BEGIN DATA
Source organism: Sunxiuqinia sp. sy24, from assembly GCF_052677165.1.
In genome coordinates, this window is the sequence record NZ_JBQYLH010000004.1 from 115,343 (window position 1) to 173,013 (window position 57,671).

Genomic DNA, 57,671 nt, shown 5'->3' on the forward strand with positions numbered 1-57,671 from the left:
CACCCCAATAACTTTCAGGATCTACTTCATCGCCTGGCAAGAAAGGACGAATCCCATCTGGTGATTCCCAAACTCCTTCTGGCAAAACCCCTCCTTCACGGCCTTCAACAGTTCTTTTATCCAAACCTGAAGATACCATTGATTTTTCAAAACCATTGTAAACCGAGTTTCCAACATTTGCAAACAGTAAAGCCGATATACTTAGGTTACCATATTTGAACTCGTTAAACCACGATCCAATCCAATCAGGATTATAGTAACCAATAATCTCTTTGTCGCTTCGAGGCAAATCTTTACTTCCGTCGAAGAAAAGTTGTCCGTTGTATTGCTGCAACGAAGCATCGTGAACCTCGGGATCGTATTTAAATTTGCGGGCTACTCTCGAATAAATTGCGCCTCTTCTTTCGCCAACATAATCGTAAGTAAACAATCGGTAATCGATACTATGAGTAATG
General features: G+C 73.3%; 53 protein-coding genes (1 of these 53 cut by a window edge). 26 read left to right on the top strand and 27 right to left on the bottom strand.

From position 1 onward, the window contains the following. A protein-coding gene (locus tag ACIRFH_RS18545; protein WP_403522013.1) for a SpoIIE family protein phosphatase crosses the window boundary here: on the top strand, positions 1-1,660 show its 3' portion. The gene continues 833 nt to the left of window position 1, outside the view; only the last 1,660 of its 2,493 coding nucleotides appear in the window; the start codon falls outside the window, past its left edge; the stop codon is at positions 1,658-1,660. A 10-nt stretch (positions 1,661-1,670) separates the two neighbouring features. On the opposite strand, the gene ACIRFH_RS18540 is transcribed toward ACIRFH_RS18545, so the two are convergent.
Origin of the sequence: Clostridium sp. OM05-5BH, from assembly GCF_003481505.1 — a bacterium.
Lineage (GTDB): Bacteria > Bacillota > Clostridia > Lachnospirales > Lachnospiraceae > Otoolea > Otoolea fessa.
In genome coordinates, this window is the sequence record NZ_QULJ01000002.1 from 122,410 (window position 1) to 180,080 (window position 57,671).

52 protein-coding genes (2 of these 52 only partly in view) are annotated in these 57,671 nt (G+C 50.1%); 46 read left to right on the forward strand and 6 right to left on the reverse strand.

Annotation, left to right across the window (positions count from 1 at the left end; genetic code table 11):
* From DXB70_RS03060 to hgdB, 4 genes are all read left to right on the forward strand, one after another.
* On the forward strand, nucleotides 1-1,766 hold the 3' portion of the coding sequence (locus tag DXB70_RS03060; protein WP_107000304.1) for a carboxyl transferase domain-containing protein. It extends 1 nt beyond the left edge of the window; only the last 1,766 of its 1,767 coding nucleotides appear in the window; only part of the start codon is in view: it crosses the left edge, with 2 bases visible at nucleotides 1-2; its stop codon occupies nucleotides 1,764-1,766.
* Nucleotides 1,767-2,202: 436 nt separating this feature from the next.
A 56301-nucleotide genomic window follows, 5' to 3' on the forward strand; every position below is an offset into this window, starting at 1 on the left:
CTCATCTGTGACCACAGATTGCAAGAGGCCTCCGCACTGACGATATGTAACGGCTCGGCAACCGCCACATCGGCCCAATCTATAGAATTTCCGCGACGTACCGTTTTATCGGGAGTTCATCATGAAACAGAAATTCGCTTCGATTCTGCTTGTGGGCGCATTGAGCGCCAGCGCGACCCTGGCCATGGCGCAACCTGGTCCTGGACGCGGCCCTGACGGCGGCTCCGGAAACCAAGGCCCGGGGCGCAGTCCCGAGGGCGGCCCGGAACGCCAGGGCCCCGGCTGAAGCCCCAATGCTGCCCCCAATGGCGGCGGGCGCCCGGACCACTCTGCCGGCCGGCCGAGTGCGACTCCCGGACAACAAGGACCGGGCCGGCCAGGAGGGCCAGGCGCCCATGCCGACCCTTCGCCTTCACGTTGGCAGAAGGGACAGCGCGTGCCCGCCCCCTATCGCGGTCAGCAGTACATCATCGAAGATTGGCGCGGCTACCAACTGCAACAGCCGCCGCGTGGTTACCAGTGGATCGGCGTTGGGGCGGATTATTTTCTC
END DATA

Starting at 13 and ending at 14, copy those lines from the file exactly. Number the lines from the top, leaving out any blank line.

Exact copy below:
* On the forward strand, nucleotides 1-1,766 hold the 3' portion of the coding sequence (locus tag DXB70_RS03060; protein WP_107000304.1) for a carboxyl transferase domain-containing protein. It extends 1 nt beyond the left edge of the window; only the last 1,766 of its 1,767 coding nucleotides appear in the window; only part of the start codon is in view: it crosses the left edge, with 2 bases visible at nucleotides 1-2; its stop codon occupies nucleotides 1,764-1,766.
* Nucleotides 1,767-2,202: 436 nt separating this feature from the next.